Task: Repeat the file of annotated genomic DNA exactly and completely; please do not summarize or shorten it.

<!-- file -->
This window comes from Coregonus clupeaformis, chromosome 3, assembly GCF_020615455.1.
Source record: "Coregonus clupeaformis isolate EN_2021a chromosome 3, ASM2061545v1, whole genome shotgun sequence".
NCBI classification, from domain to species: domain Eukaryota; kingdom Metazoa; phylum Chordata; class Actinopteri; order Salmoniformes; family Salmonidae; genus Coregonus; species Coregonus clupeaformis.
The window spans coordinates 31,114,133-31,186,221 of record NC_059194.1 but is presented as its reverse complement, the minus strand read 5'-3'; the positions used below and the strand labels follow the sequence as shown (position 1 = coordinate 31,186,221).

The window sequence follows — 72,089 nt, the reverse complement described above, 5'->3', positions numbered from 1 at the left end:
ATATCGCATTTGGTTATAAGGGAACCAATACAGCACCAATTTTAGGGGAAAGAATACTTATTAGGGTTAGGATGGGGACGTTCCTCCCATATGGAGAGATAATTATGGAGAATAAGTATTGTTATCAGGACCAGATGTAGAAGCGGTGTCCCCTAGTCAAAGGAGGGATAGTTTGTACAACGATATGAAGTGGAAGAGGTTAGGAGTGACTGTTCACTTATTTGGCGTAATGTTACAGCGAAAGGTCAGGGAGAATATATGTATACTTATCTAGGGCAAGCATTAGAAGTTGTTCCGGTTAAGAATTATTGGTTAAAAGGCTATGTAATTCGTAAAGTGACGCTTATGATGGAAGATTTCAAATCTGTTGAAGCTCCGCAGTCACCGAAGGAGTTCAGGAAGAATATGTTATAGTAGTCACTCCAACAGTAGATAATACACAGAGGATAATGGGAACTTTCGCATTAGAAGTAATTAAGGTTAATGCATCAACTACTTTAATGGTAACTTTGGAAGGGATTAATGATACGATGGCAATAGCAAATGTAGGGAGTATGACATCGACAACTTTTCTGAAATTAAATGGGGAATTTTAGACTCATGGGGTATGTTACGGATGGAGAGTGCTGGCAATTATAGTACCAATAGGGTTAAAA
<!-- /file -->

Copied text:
This window comes from Coregonus clupeaformis, chromosome 3, assembly GCF_020615455.1.
Source record: "Coregonus clupeaformis isolate EN_2021a chromosome 3, ASM2061545v1, whole genome shotgun sequence".
NCBI classification, from domain to species: domain Eukaryota; kingdom Metazoa; phylum Chordata; class Actinopteri; order Salmoniformes; family Salmonidae; genus Coregonus; species Coregonus clupeaformis.
The window spans coordinates 31,114,133-31,186,221 of record NC_059194.1 but is presented as its reverse complement, the minus strand read 5'-3'; the positions used below and the strand labels follow the sequence as shown (position 1 = coordinate 31,186,221).

The window sequence follows — 72,089 nt, the reverse complement described above, 5'->3', positions numbered from 1 at the left end:
ATATCGCATTTGGTTATAAGGGAACCAATACAGCACCAATTTTAGGGGAAAGAATACTTATTAGGGTTAGGATGGGGACGTTCCTCCCATATGGAGAGATAATTATGGAGAATAAGTATTGTTATCAGGACCAGATGTAGAAGCGGTGTCCCCTAGTCAAAGGAGGGATAGTTTGTACAACGATATGAAGTGGAAGAGGTTAGGAGTGACTGTTCACTTATTTGGCGTAATGTTACAGCGAAAGGTCAGGGAGAATATATGTATACTTATCTAGGGCAAGCATTAGAAGTTGTTCCGGTTAAGAATTATTGGTTAAAAGGCTATGTAATTCGTAAAGTGACGCTTATGATGGAAGATTTCAAATCTGTTGAAGCTCCGCAGTCACCGAAGGAGTTCAGGAAGAATATGTTATAGTAGTCACTCCAACAGTAGATAATACACAGAGGATAATGGGAACTTTCGCATTAGAAGTAATTAAGGTTAATGCATCAACTACTTTAATGGTAACTTTGGAAGGGATTAATGATACGATGGCAATAGCAAATGTAGGGAGTATGACATCGACAACTTTTCTGAAATTAAATGGGGAATTTTAGACTCATGGGGTATGTTACGGATGGAGAGTGCTGGCAATTATAGTACCAATAGGGTTAAAA